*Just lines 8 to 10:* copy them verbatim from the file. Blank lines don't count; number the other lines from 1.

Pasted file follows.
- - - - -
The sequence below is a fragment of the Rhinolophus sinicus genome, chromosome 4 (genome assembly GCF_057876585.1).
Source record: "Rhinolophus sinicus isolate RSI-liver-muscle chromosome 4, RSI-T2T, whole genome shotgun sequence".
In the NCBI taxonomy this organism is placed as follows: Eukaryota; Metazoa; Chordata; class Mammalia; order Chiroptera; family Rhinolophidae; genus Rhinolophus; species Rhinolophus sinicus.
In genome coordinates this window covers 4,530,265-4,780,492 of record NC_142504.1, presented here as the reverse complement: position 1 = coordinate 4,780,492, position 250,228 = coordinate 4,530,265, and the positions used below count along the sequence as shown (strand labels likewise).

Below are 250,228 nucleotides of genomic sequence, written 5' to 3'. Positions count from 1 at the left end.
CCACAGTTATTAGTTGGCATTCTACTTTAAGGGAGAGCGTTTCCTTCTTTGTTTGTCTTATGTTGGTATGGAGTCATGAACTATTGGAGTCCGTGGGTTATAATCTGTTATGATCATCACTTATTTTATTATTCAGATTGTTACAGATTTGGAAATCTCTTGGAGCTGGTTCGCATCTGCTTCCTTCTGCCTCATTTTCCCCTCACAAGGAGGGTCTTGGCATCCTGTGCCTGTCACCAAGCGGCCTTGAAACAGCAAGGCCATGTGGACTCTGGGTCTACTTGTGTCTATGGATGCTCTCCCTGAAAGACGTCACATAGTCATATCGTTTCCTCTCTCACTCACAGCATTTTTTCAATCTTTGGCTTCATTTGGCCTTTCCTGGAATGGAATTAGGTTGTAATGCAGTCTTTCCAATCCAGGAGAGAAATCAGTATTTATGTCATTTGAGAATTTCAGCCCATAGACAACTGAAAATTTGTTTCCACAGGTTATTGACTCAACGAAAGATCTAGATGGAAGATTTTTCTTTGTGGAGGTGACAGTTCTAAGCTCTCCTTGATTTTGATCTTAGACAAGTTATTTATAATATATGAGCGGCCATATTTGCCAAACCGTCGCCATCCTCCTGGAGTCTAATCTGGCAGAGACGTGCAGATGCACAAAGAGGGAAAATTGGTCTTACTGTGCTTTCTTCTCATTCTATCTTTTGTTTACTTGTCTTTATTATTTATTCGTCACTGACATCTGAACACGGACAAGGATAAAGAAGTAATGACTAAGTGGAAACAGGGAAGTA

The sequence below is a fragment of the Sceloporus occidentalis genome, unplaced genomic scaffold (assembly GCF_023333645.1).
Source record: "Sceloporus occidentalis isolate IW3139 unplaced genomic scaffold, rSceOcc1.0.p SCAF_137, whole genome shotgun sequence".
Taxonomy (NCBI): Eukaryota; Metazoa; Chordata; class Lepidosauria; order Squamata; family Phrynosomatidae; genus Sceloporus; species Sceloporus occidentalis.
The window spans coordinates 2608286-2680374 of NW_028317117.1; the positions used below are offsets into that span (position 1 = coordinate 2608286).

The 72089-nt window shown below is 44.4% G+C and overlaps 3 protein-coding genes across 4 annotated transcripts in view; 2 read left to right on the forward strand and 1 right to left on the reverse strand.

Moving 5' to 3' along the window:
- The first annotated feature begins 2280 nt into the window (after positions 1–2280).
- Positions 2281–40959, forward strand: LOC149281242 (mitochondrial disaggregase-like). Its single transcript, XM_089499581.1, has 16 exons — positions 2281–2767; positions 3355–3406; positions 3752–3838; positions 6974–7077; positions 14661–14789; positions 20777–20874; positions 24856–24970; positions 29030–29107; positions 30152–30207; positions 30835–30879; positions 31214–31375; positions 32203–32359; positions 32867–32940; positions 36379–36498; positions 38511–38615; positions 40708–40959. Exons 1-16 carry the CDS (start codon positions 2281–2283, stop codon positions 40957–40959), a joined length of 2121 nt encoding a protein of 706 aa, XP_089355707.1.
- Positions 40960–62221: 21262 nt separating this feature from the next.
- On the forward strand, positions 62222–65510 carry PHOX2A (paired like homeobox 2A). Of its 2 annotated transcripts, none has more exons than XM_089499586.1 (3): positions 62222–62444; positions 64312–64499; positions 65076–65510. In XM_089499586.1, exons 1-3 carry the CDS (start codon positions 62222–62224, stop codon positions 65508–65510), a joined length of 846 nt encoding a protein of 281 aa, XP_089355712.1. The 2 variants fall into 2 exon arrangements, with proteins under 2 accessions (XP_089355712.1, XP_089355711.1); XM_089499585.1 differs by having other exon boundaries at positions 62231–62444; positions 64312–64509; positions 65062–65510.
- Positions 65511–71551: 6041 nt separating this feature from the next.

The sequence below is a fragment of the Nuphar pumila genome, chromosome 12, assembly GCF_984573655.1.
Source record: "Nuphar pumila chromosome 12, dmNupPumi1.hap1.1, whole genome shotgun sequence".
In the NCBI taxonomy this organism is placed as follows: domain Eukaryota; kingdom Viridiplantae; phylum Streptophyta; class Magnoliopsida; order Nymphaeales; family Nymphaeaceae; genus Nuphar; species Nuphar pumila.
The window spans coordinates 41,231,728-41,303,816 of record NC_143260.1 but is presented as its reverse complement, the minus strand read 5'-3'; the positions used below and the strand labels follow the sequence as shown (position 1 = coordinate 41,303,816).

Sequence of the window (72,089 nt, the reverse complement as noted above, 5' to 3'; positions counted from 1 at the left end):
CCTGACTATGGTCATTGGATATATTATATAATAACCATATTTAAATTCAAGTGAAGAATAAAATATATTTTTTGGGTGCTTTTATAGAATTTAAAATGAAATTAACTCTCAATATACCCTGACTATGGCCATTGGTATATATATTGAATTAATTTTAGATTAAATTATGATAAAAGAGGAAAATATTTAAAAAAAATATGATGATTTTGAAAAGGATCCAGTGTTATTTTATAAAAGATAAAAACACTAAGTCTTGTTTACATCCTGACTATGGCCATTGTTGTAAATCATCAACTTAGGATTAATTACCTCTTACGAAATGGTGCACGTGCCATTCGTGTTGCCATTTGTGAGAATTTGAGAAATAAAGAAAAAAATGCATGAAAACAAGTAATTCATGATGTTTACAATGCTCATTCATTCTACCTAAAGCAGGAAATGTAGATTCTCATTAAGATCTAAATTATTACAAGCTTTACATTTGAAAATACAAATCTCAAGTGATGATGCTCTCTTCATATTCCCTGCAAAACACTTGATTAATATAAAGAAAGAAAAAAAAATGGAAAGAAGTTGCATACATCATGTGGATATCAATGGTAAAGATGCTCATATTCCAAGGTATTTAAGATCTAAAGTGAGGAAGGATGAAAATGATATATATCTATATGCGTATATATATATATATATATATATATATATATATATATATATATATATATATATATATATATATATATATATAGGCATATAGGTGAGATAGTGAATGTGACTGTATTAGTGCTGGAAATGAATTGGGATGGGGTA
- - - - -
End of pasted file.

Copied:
Source record: "Sceloporus occidentalis isolate IW3139 unplaced genomic scaffold, rSceOcc1.0.p SCAF_137, whole genome shotgun sequence".
Taxonomy (NCBI): Eukaryota; Metazoa; Chordata; class Lepidosauria; order Squamata; family Phrynosomatidae; genus Sceloporus; species Sceloporus occidentalis.
The window spans coordinates 2608286-2680374 of NW_028317117.1; the positions used below are offsets into that span (position 1 = coordinate 2608286).